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Civil rights icon John Lewis encourages Bennett Belles to vote

By Yasmine Regester / October 26, 2018

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Congressmen G.K. Butterfield (District 1) and John Lewis stand with Kathy Manning, Democrat candidate for U.S. Congress (District 13) at Bennett College’s Pfeiffer Chapel. Photo by Ivan S. Cutler/Carolina Peacemaker

“The vote is the most powerful, nonviolent tool for a democratic society, and we must use it,” said U.S. Rep. John Lewis, renowned civil rights leader and representative for Georgia’s 5th congressional district, at a voter rally held at Bennett College in Greensboro on October 19. Lewis attended the rally with fellow U.S. Reps. Alma Adams (District 12), G.K. Butterfield (District 1) and Democrat congressional candidate Kathy Manning (District 13) on October 19.

Lewis urged the crowd to do their part to vote early, and then work to get other voters to the polls.

“We must go out here and do our part. We’ve got to vote. We cannot stay home. We cannot run and hide. Here in this district we have a responsibility to send Kathy Manning to the U.S. House of Representatives,” he said .

“There are forces in America today trying to take us back to another time, to another place. As a people we’ve come too far to go back,” said the congressman, who also spoke at a voter rally at Fayetteville State University earlier that day.

Serving as the U.S. Representative for Georgia’s 5th congressional district since 1987, Lewis recounted the 1963 March on Washington, and reminded rally attendees that Dr. King and many others fought and died for the right to vote. Lewis was also joined at the rally by state Senator Gladys Robinson, and Greensboro Mayor Pro Tem/ At-large Greensboro City Councilmember Yvonne Johnson.
U.S. 13th Congressional District candidate, Kathy Manning (D) is challenging Republican Ted Budd for the seat.

“You in this room have the power to change the future. And if you don’t think that your vote matters, let me remind you that when President Obama won North Carolina in 2008, he won by an average of two votes per precinct,” said Manning.

If elected, she noted that her top priorities in Congress would be focused on the economy, reducing student debt and creating access to affordable healthcare.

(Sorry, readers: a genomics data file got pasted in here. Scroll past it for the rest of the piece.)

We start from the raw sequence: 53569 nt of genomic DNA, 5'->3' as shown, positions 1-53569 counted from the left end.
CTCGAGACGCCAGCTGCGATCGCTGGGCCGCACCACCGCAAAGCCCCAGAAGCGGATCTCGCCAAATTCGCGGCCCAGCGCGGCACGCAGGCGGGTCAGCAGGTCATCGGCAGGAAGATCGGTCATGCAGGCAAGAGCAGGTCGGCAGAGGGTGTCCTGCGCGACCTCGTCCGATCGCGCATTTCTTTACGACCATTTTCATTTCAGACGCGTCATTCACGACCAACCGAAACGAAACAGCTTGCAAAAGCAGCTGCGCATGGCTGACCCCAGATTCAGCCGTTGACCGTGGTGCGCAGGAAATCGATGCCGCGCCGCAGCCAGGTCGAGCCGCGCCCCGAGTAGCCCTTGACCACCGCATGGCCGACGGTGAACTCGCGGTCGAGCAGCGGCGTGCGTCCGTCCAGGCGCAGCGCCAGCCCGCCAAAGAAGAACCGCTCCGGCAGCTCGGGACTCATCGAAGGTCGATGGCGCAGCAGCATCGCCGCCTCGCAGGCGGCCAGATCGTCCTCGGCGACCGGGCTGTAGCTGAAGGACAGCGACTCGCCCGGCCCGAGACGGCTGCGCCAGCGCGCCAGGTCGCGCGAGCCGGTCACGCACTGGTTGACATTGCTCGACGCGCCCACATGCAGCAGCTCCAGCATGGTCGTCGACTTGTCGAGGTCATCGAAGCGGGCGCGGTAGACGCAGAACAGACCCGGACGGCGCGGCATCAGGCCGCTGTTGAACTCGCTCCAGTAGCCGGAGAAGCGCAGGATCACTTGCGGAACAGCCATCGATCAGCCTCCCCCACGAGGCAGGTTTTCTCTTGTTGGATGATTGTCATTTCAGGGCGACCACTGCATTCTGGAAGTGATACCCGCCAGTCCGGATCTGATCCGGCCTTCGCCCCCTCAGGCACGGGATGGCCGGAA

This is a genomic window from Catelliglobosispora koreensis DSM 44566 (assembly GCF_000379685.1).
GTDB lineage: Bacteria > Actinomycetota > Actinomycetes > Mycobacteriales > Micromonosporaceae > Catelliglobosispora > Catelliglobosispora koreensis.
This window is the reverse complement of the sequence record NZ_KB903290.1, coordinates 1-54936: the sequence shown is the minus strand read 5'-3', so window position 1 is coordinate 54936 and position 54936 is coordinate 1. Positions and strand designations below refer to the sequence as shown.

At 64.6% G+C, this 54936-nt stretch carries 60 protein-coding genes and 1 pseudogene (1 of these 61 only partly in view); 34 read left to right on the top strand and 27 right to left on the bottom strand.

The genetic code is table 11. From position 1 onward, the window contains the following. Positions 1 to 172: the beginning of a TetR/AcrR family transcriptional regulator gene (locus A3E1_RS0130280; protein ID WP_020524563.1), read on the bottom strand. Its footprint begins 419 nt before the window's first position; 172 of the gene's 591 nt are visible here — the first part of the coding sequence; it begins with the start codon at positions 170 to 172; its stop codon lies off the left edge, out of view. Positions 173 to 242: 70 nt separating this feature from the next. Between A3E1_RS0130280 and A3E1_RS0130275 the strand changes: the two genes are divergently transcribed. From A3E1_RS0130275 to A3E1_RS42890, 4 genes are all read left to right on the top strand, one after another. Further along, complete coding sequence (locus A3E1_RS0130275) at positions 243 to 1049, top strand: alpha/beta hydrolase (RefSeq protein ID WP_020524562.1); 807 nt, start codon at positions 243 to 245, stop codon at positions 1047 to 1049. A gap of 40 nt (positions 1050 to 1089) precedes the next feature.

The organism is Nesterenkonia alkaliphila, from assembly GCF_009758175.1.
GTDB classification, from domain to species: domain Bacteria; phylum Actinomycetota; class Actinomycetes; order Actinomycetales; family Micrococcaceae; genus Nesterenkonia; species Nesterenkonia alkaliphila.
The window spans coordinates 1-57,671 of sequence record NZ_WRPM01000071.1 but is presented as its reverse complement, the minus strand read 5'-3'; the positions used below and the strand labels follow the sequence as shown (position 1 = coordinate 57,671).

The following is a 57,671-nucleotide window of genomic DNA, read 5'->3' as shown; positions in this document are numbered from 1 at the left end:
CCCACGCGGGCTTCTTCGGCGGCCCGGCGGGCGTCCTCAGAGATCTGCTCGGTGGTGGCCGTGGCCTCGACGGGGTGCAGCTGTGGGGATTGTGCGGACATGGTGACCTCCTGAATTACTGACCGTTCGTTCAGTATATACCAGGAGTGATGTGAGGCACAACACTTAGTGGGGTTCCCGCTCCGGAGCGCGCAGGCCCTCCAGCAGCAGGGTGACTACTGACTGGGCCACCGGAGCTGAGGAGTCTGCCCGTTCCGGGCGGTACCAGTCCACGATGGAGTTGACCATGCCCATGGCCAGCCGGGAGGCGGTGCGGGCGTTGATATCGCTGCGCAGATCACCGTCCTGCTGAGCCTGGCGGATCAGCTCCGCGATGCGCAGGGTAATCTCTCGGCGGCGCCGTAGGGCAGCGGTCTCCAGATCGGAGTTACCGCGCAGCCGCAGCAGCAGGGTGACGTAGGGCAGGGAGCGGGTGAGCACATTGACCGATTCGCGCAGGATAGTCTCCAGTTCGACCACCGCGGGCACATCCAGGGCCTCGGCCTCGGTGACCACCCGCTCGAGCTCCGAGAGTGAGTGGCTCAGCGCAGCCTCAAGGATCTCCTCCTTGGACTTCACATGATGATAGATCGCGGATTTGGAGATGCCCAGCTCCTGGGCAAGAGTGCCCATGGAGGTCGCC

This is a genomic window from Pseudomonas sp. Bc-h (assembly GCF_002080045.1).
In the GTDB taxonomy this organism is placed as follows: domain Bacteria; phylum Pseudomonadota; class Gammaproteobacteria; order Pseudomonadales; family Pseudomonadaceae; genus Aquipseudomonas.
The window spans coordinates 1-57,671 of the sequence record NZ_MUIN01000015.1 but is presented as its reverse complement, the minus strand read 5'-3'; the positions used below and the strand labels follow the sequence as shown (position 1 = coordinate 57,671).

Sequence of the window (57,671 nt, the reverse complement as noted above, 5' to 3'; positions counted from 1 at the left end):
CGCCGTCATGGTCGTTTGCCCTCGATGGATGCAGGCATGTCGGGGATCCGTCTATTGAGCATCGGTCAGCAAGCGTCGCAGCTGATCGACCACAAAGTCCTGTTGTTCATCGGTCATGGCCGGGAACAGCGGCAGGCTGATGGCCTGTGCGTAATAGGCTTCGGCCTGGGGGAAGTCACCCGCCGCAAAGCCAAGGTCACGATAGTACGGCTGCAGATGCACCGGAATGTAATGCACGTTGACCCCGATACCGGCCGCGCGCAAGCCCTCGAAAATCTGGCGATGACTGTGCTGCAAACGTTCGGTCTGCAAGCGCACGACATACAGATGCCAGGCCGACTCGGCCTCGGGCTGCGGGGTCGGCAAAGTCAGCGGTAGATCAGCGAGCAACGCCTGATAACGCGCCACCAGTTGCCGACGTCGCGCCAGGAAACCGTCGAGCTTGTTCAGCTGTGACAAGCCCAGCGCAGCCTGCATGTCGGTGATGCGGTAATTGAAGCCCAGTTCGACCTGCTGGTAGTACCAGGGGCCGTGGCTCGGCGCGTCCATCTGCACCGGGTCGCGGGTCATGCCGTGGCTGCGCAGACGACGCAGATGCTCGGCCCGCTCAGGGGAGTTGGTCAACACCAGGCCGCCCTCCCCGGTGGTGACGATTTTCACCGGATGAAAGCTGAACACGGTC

“As a mom, a business person, a community leader, I have been disheartened to see what’s been going on in Washington. I know we need to bring people together to make this the best possible place to live, work and raise our families. We can’t afford to sit out this election. We are on the brink of change,” Manning said.

U.S. Rep. Adams (D-NC12) represented the 13th Congressional District for two years before redistricting maps in 2010 reshaped boundary lines, and moved her into the 12th District. She stressed the importance of taking the time to vote on the legislators who will make decisions on behalf of constituents.

“Bennett Belles have always been involved in social justice and in this community. Our country is standing at a crossroads right now. And you, Bennett Belles, have always made the difference. Get out and vote. You don’t change policy until you change policymakers,” Adams said.

Following the rally, Lewis, along with Manning and other Democrat leaders took a caravan of Bennett College students and rally attendees to the Brown Recreation Center to vote. Lewis later posted to Twitter:

“I have been beaten, my skull fractured, and arrested more than forty times so that each and every person has the right to register and vote. Friends of mine gave their lives. Do your part. Get out there and vote like you’ve never voted before.”

Nia Watson, a senior Journalism major at Bennett College said hearing Rep. Lewis speak made her feel like she was capable of being apart of positive change in the community.
“This was invigorating. It uplifted my spirits. Our ancestors sacrificed so much and paved the way for us to have this opportunity to vote. I feel like I’m doing something greater than myself,” said Watson.

Early Voting is open now until November 3. Election Day is November 6.


For more information on voting in Guilford County, visit www.guilfordcountync.gov.




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